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#57 The smallest car in the world
...and the problem with problem-solving
Welcome to Design Lobster #57, this week we’re asking big questions and squeezing into tiny cars. Design of all shapes and sizes. 📐
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Question: Is design really problem-solving?
As designers we like to talk about our work as “problem-solving” – a phrase that has the ring of objectivity, implying a scientific precision. Despite this, I am always struck by the way an identical design problem approached by two different teams will always yield a different outcome.
I recently came across a presentation given by Hugh Dubberly in 2019 that offered some insight into this curious fact. He argues that not only are problems (and framings of problems) subjective, but that the very nature of problems change as we examine them and begin to craft solutions.
The quote below really stuck out to me:
“There is no direct path between the designer’s intention and the outcome. As you work a problem, you are continually in the process of developing a path into it, forming new appreciations and understandings as you make new moves.”
— Terry Winograd
The shape-shifting nature of problems will I’m sure be familiar to many designers reading this. Sometimes it can feel that you only truly understand a problem after multiple unsuccessful attempts to solve it. By this stage, it can often be too late to change the solution you are proposing!
I see Hugh’s talk as a reminder to stay hyper-conscious of the way we are defining problems, and to allow our problem frames to mutate during the design process. We should aim for a more fluid back and forth between solutions and our original definition of the problem.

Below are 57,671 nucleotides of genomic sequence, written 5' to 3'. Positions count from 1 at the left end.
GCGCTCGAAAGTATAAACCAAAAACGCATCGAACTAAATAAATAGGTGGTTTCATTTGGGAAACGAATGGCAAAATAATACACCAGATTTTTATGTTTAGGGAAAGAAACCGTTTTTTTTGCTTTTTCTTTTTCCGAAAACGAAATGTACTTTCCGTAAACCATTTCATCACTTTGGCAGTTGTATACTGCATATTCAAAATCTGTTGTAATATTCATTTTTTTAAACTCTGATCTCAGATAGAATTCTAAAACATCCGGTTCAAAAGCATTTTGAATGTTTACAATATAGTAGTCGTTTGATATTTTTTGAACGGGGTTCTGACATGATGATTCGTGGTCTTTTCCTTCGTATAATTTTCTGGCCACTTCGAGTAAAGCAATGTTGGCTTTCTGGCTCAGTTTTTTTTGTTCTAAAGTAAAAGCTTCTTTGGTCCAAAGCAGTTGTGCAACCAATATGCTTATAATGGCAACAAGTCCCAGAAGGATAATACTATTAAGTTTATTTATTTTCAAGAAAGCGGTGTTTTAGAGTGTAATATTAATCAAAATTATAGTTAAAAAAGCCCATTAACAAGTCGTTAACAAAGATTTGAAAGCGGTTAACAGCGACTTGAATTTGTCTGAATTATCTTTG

Design takeaway: Do you need to change your definition of the problem you’re working on?
✍️ You can peruse the presentation here (lots of great quotes).
Object: Peel P50
In a world of ever larger and hungrier SUVs I invite you to consider the diminutive Peel P50, officially the smallest car in the world. Designed by Peel Engineering Company on the Isle of Man between 1962 and 1965, the car measured 137x99cm and weighed only 59kg. It could carry one person (and a shopping bag) & had a top speed of 28mph. The original model had no reverse gear so you’d need to pick it up and turn it around using a handle (as shown above).
The design (and that of other micro-cars such those from Heinkel & Isetta) was a response to the oil shock that followed the Suez Crisis of 1956. The car can be seen as an experiment in how to meet transportation needs while using less imported fuel.
In the end however, only about 50 were ever made. The cars were noisy and notoriously unstable, especially on uneven ground. As you might guess they were also highly unsafe in collisions. They live on however as popular collector’s items and are still technically road-legal in the UK and USA.
Design takeaway: Could your design be a tad smaller?
😂Watch somebody failing to climb out of their P.50.
Quote: “Want your users to fall in love with your designs? Fall in love with your users.”
– Dana Chisnell, co-founder of the Center for Civic Design
Dana Chisnell is a civic technologist who has done important work ensuring the accessibility and fairness of the US voting system. I really like this quote from her, which strikes me as a variation of the one we heard from Frank Chimero a few weeks back. It’s nice to think of design as a kind of love we can share with people, even if we never meet them.
Keep spreading the love,
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